300 years presence of Dominican Women in Dublin

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A message in stone. (Part 3)

Although, today, there is no sign of the convent in Channel Row [later renamed N. Brunswick St] its location is easily identified. Situated north of the river Liffey from Arran Quay, is “Smithfield”. Continuing north into Red Cow Lane, one arrives in N Brunswick St, facing a modern apartment block. If stones could speak, what might they reveal?

The previous building on the current site was part of the Richmond hospital. Before that it, had been a convent. After demolition of the hospital in 1988, the convent’s foundation stone was found. The Latin initials and date “SNPB 1689” confirm the convent’s history: founded for Benedictine nuns, by King James II, who was allegedly present at the dedication. The short-lived hope of a brighter future under James II, was soon shattered by his defeat at the Boyne, after which the Benedictines returned to their convent of origin in Ypres. Thereafter, the Poor Clare nuns inhabited the convent for a short while. Finally, it became the home of the Dominican nuns from 1717 until 1808 when the landlord would not renew the lease. The nuns previously had the chapel roof repaired, so the landlord’s decision was unexpected, and a test of faith. Perhaps subsequent events provide an explanation: the building was sold to become an extension to the Richmond hospital!
Details of life in Channel Row from 1717–1808 will be described in part 4.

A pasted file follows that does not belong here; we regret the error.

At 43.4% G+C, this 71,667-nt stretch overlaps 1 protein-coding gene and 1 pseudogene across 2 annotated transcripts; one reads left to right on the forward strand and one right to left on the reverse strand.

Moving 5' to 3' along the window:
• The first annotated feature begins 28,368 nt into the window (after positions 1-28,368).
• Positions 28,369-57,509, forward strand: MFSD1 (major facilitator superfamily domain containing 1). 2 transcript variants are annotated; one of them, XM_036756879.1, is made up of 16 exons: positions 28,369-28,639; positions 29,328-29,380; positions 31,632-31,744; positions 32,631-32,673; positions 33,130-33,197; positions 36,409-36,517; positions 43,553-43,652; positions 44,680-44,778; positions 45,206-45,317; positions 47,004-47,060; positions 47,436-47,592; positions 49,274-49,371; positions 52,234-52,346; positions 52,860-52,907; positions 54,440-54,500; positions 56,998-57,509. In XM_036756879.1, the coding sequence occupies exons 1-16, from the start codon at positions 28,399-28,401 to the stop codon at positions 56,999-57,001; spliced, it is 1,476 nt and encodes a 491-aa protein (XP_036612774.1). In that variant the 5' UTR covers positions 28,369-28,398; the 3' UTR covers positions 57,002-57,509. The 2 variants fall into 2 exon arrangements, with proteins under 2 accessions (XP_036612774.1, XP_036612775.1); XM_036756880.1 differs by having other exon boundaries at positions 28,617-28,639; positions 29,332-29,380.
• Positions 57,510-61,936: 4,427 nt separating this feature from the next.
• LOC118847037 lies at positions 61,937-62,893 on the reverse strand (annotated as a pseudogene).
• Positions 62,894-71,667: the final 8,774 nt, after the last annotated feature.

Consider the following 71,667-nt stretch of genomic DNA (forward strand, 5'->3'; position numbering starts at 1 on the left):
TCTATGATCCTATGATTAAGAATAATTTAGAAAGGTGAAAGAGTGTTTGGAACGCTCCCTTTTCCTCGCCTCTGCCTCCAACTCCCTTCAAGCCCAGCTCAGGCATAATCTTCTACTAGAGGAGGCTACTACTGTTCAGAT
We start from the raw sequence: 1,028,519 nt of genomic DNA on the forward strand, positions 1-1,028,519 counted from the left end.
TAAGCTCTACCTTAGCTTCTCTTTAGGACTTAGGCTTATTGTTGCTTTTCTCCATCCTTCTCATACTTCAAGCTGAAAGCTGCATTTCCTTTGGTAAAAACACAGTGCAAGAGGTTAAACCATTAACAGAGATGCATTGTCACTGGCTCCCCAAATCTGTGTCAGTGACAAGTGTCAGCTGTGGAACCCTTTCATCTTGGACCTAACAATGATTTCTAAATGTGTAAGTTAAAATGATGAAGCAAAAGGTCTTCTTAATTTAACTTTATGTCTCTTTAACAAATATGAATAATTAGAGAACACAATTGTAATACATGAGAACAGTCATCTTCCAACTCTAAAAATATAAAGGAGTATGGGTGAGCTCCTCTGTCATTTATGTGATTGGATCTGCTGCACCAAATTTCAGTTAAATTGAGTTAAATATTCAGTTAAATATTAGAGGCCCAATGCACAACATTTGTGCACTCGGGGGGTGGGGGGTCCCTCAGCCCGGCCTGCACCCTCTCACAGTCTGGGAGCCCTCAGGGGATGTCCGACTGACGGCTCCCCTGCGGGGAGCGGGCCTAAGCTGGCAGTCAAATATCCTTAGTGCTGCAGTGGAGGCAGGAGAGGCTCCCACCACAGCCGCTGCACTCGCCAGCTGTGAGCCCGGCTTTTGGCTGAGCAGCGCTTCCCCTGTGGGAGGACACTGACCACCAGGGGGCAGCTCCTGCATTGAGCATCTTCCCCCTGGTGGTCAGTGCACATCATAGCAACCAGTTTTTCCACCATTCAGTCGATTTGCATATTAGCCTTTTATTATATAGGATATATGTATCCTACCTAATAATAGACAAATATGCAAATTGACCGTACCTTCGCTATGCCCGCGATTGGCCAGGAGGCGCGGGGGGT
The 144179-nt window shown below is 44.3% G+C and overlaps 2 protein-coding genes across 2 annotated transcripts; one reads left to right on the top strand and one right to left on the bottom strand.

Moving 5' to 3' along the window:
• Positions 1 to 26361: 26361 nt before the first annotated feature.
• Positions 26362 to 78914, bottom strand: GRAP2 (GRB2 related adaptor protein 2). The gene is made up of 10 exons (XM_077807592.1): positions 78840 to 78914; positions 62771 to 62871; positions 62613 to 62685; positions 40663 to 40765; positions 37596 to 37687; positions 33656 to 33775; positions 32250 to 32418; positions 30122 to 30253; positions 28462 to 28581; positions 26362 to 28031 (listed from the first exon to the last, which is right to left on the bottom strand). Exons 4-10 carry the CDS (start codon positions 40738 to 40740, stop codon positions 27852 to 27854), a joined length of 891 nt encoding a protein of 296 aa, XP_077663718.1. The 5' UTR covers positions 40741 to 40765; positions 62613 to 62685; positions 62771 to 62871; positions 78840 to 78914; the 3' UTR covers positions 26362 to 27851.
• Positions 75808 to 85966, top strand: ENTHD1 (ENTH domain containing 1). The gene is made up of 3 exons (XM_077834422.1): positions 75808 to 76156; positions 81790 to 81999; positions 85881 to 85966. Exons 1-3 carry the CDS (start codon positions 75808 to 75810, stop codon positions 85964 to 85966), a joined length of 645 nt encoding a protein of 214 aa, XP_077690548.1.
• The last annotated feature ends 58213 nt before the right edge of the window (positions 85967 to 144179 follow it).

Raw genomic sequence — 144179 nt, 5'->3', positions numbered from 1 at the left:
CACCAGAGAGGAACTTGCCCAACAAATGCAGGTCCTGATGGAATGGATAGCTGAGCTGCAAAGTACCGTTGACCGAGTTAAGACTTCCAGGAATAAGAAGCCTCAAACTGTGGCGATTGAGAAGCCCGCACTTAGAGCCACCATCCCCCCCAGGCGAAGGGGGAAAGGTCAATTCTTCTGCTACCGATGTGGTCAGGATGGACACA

From Sr. Maris Stella McKeown, Archivist, Mission Area of Ireland


For more details, see this website link WHO WE ARE, with Drop down menu –HISTORY and BOOKS.
The drop down menu in WHAT WE DO provides insights into how and where the seed, planted in Dublin in 1717, has grown and sprouted other branches in the following three centuries.

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  1. Simon Smith

    Greetings to the fine community at Cabra, from a friend, in Sydney!
    I literally just stumbled on this beautifully written fragment of the history of your order, and the Benedictine Convent near Arran Quay, and your ancient city, this moment. It is the night of April 25th here, and I realise it was probably a year ago this week, that I visited Dublin, to mark the Easter Uprising, and to pay tribute to a spirited forebear of mine: Sister Mary Magdalene O’Farrell. Sister Maris Stella- you were the most wonderful joyous font of knowledge, in the true spirit of Dominican women before you.
    The community made me so welcome, and gave me lodging for the night of April 20th, so I could be included in the Census for Ireland. I was proud to be counted as part of the community at St Mary’s, a source of solace and inspiration for Sister Mary Magdalene, all those years ago.
    Dia bless tú go léir!